USA — When the Deep fire broke out in the Sequoia National Forest on Aug.12, 2004, Forest Service fire managers projected that the cost of fighting itwould be modest – about $200 an acre.
Costs, however, raced faster than the fire. “The fire brought asignificant amount of political pressure” to protect a nearby state park,giant sequoia trees and small mountain towns, a new federal audit says.
Five days later, the Deep fire was out, but containing it had cost a smallfortune: $3,000 an acre, or 15 times more than expected. In all, fire managersspent $9 million on the fire – an average of $1.8 million a day.
The expenses are referred to in a U.S. Department of Agriculture Office ofInspector General audit, which sharply cri-ticizes Forest Service fire managersfor spending excessively, failing to learn from the past and fighting fires thatshould have been allowed to burn naturally.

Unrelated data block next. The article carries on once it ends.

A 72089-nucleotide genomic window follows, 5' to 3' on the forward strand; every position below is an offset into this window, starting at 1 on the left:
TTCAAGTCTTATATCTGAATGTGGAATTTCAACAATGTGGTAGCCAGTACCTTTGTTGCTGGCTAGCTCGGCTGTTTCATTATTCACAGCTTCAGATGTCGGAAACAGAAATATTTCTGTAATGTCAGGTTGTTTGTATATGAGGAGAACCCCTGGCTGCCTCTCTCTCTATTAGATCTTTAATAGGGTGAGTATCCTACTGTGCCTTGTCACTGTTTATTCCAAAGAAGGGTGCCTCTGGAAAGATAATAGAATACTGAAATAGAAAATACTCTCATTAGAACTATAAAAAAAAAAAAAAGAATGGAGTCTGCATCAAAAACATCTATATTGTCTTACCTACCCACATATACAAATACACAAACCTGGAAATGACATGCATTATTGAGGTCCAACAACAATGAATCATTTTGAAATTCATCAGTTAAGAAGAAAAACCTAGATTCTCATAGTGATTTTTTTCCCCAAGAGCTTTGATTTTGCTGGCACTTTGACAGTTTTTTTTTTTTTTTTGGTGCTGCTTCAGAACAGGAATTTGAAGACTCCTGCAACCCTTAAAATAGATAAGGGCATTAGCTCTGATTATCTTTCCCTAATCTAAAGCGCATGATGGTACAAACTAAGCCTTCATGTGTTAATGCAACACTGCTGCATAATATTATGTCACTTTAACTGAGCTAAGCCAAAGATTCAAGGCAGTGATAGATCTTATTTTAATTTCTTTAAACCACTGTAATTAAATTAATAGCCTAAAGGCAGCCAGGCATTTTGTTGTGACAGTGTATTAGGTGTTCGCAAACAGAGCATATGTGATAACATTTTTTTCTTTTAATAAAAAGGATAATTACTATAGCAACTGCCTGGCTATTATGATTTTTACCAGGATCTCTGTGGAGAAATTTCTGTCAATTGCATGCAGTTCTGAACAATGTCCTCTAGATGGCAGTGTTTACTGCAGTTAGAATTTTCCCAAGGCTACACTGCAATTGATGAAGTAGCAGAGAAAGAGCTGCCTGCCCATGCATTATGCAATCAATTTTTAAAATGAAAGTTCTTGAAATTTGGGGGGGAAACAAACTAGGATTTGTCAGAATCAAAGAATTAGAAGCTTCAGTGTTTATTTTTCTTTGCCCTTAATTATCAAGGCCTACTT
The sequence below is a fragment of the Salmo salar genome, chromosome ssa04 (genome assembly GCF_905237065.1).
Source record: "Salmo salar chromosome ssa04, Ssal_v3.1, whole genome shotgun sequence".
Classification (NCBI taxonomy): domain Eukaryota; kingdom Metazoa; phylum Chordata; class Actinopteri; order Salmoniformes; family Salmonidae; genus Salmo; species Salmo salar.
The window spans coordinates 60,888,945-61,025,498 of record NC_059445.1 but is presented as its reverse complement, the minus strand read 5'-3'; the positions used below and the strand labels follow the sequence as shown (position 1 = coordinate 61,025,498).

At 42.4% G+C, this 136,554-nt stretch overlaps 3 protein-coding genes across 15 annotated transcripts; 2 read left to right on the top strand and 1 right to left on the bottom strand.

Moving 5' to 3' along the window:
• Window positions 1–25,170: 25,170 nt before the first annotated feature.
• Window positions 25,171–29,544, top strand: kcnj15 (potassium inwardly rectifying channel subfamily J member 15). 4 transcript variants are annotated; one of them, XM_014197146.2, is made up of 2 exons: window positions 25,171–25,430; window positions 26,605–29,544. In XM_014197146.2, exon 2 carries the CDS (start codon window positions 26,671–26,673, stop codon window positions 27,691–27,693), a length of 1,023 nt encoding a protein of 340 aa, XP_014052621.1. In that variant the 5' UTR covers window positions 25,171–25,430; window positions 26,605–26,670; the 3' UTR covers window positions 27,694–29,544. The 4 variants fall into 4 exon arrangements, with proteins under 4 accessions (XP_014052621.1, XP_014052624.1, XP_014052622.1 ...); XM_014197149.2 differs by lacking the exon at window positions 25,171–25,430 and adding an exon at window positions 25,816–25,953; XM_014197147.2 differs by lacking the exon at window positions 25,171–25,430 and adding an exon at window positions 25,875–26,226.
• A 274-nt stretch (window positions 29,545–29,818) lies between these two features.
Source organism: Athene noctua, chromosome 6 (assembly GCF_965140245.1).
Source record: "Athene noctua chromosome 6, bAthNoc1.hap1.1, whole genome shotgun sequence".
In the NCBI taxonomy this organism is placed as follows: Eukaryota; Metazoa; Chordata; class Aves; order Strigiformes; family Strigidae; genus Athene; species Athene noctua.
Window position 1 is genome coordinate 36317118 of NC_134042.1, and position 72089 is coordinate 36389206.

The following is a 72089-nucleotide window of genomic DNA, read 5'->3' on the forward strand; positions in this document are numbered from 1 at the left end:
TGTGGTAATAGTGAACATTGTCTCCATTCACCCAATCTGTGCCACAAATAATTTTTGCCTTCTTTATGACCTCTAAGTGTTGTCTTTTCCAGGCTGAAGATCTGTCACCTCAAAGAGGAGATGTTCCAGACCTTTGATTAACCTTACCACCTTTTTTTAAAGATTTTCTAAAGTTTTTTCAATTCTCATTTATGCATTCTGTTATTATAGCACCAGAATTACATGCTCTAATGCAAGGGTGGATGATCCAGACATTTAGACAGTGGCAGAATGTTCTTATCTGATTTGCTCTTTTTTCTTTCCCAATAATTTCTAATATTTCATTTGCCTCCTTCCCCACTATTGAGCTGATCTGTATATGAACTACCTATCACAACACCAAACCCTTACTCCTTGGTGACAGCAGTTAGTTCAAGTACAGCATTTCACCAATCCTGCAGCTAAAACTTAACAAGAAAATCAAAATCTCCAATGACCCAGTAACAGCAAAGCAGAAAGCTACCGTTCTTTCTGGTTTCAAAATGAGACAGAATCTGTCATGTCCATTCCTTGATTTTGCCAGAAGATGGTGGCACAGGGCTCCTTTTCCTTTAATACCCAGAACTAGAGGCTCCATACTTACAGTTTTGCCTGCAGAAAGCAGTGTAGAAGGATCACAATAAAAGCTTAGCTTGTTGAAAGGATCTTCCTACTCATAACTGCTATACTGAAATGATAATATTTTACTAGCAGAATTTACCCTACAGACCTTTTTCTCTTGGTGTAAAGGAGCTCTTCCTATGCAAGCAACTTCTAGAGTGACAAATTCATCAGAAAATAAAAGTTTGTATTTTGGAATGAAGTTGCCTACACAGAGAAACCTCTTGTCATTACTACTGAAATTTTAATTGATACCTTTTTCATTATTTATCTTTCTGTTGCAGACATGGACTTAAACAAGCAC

Among the audit’s highlights:
? The Forest Service spends enormous sums defending com-munities along theedges of national forests in the “wildland-urban interface” zone. Upto 90 percent of the cost of fighting large fires is in protecting privateproperty, which drains money from protecting public resources, such asendangered species and water quality.
? “Despite abundant evidence that natural wildfire reduces hazardousfuels,” the Forest Service still puts out nearly all fires, in part becauseit is rooted in “a culture of fire suppression.” Unless officialsrestore wildfire more frequently, vegetation will thicken and “environmentaldamage and suppression costs are certain to escalate.”
? The agency’s own efforts to control expenditures – through cost-containmentreviews – have failed because Forest Service managers are not required tocorrect problems and findings are not distributed widely enough.